Me: Where did you last have her?

Daughter: The car. The park. Grandma’s. Or the shops.

Me: Ok. What about Lucy? She’s cuddly and wears pyjamas just like Molly.

Daughter: No.

Me: Sophie?

Daughter: I don’t think so.

And that’s not the only time I’ve had to go rooting through the car in the dead of night. Plus, anytime they manage to fall asleep at teatime they will happily sleep for 2 hours, in the middle of the day, when you have a pile of exercise books to mark: 30 minutes tops.

Food phobias

My middle one has to be the award winner here. As a baby she would eat anything. Anything. She was so good natured in her approach to food I remember feeling so smug that I had clearly cracked weaning. I’d quite like to go back to that point in history and punch myself in the face. Or better, empty a bucket full of the regurgitated chewed up food she refuses to swallow, right on my head. Like an ‘Ice bucket challenge’ for cocky mothers. Since then, I’ve had to bite my tongue when people wax lyrical about how good their children are at eating vegetables. And overcome that feeling of resentment when their children ask for more. At the end of the day, I know she’ll grow out of it (my big boy is now a pretty good eater) and I know that even though the world ends every time Daddy cuts her toast in the wrong shape, this too will pass.

It’s just a phase.

Admittedly, that’s not much help when we go to people’s house for dinner and they ask – ‘what would the children like to eat?’ My response is usually something along the lines of the following:

“Child 1 likes everything to be separate on his plate. No sauces, unless the sauce is lump free and not white/beige/yellow in appearance. Vegetables must be presented raw, and not chopped into small chunks (carrot sticks, for example). Under no circumstances must anyone suggest, hint at or simply present this child with baked beans.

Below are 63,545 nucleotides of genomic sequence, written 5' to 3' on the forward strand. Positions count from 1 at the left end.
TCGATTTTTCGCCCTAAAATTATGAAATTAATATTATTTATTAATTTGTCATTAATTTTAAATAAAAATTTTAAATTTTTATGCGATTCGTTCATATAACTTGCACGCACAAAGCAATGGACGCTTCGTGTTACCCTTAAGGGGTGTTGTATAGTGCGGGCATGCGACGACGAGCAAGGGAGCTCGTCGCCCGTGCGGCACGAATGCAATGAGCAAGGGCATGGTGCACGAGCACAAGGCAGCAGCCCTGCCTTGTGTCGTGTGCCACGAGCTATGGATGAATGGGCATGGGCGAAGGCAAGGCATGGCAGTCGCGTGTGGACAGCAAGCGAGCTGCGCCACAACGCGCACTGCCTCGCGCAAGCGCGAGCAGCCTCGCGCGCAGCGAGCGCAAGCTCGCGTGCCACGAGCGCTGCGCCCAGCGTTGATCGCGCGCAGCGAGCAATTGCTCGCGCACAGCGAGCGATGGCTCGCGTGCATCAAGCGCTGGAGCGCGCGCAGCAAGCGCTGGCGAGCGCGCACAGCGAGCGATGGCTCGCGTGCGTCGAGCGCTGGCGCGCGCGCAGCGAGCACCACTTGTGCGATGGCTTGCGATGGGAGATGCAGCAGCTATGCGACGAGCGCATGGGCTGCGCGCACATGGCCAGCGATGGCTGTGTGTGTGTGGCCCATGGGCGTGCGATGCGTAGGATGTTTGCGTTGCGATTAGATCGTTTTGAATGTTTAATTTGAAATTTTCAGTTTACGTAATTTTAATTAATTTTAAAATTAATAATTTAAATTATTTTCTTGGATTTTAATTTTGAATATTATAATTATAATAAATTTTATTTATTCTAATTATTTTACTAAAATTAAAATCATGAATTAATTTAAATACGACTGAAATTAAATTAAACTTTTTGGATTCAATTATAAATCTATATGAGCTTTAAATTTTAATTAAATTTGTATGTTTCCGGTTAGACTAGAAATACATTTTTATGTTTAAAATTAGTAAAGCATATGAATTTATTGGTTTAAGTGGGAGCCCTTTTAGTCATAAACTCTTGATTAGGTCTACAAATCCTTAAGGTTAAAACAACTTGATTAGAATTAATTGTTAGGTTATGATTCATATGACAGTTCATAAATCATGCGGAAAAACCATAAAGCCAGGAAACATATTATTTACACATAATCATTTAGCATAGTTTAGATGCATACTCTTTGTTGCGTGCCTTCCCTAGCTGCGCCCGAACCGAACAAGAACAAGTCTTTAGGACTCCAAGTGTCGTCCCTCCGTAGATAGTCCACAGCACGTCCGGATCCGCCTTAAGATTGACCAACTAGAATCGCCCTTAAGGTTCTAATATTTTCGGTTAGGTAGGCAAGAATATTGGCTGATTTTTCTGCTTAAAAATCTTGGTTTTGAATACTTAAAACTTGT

Child 2 must be able to choose eating equipment from a vast variety of choices and retains the right to change her mind up to 46 times before the meal is presented. She must then be allowed to to eat off the plate her brother chose, whilst drinking from the cup her baby sister uses, using the cutlery her mother/father intended to use. Once (and only when) her parents are using toddler cutlery, her brother is eating out of a Disney princess bowl and the baby (with a normal beaker) has poured a reservoir of water in her lunch/on the floor, can the meal began. She must be asked as to the shape and consistency of her food, she is liable to change her answer, again up to the allotted 46 times, and reserves the right to accuse you of not listening, providing desired shape/consistency and henceforth refuse to eat anything. Vegetables are dirty, meat is dirty, sauce is spicy, pasta and cheese/bread and butter is acceptable in 98% of circumstances.

Anything you want child 3 to eat, put on my plate, or on the floor.”

It’s amazing we get asked out at all.

It’s just a phase…

Please tell me it’s just a phase!

4 comments

Leave a Reply

Fill in your details below or click an icon to log in:

WordPress.com Logo

You are commenting using your WordPress.com account. Log Out / Change )

Twitter picture

You are commenting using your Twitter account. Log Out / Change )

Facebook photo

You are commenting using your Facebook account. Log Out / Change )

Google+ photo

You are commenting using your Google+ account. Log Out / Change )

Connecting to %s